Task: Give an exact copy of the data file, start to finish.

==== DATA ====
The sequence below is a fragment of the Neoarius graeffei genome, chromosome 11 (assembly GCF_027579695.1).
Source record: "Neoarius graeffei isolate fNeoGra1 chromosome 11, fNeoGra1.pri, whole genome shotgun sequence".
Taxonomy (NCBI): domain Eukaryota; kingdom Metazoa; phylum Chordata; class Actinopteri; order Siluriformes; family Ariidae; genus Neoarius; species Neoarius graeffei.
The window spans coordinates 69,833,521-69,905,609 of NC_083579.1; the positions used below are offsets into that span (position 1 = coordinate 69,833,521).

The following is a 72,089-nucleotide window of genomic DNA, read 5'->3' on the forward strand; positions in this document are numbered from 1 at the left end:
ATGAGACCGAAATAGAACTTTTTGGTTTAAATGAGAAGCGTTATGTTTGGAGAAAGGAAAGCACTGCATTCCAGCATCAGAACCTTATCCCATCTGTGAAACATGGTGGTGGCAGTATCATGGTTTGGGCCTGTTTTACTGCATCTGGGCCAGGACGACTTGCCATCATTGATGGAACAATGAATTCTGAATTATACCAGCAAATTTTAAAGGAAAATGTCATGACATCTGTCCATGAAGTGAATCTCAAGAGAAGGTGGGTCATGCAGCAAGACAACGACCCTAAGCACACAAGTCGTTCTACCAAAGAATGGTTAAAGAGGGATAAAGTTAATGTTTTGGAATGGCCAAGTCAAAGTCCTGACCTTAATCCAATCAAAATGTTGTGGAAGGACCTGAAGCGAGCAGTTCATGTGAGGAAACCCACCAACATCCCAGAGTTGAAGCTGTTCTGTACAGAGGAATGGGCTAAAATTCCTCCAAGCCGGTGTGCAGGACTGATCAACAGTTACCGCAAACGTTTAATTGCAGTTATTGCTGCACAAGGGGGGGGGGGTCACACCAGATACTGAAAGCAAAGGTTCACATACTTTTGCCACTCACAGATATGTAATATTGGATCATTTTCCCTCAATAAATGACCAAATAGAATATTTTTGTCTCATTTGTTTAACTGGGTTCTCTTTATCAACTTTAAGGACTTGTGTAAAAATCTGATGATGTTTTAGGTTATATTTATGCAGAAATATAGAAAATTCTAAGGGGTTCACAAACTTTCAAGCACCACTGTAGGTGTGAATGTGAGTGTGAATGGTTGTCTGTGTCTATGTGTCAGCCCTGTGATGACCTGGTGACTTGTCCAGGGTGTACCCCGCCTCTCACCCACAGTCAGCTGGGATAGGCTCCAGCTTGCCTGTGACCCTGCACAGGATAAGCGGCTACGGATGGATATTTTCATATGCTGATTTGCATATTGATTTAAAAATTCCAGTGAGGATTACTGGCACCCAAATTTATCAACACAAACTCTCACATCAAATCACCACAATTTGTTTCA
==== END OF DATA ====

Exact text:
The sequence below is a fragment of the Neoarius graeffei genome, chromosome 11 (assembly GCF_027579695.1).
Source record: "Neoarius graeffei isolate fNeoGra1 chromosome 11, fNeoGra1.pri, whole genome shotgun sequence".
Taxonomy (NCBI): domain Eukaryota; kingdom Metazoa; phylum Chordata; class Actinopteri; order Siluriformes; family Ariidae; genus Neoarius; species Neoarius graeffei.
The window spans coordinates 69,833,521-69,905,609 of NC_083579.1; the positions used below are offsets into that span (position 1 = coordinate 69,833,521).

The following is a 72,089-nucleotide window of genomic DNA, read 5'->3' on the forward strand; positions in this document are numbered from 1 at the left end:
ATGAGACCGAAATAGAACTTTTTGGTTTAAATGAGAAGCGTTATGTTTGGAGAAAGGAAAGCACTGCATTCCAGCATCAGAACCTTATCCCATCTGTGAAACATGGTGGTGGCAGTATCATGGTTTGGGCCTGTTTTACTGCATCTGGGCCAGGACGACTTGCCATCATTGATGGAACAATGAATTCTGAATTATACCAGCAAATTTTAAAGGAAAATGTCATGACATCTGTCCATGAAGTGAATCTCAAGAGAAGGTGGGTCATGCAGCAAGACAACGACCCTAAGCACACAAGTCGTTCTACCAAAGAATGGTTAAAGAGGGATAAAGTTAATGTTTTGGAATGGCCAAGTCAAAGTCCTGACCTTAATCCAATCAAAATGTTGTGGAAGGACCTGAAGCGAGCAGTTCATGTGAGGAAACCCACCAACATCCCAGAGTTGAAGCTGTTCTGTACAGAGGAATGGGCTAAAATTCCTCCAAGCCGGTGTGCAGGACTGATCAACAGTTACCGCAAACGTTTAATTGCAGTTATTGCTGCACAAGGGGGGGGGGGTCACACCAGATACTGAAAGCAAAGGTTCACATACTTTTGCCACTCACAGATATGTAATATTGGATCATTTTCCCTCAATAAATGACCAAATAGAATATTTTTGTCTCATTTGTTTAACTGGGTTCTCTTTATCAACTTTAAGGACTTGTGTAAAAATCTGATGATGTTTTAGGTTATATTTATGCAGAAATATAGAAAATTCTAAGGGGTTCACAAACTTTCAAGCACCACTGTAGGTGTGAATGTGAGTGTGAATGGTTGTCTGTGTCTATGTGTCAGCCCTGTGATGACCTGGTGACTTGTCCAGGGTGTACCCCGCCTCTCACCCACAGTCAGCTGGGATAGGCTCCAGCTTGCCTGTGACCCTGCACAGGATAAGCGGCTACGGATGGATATTTTCATATGCTGATTTGCATATTGATTTAAAAATTCCAGTGAGGATTACTGGCACCCAAATTTATCAACACAAACTCTCACATCAAATCACCACAATTTGTTTCA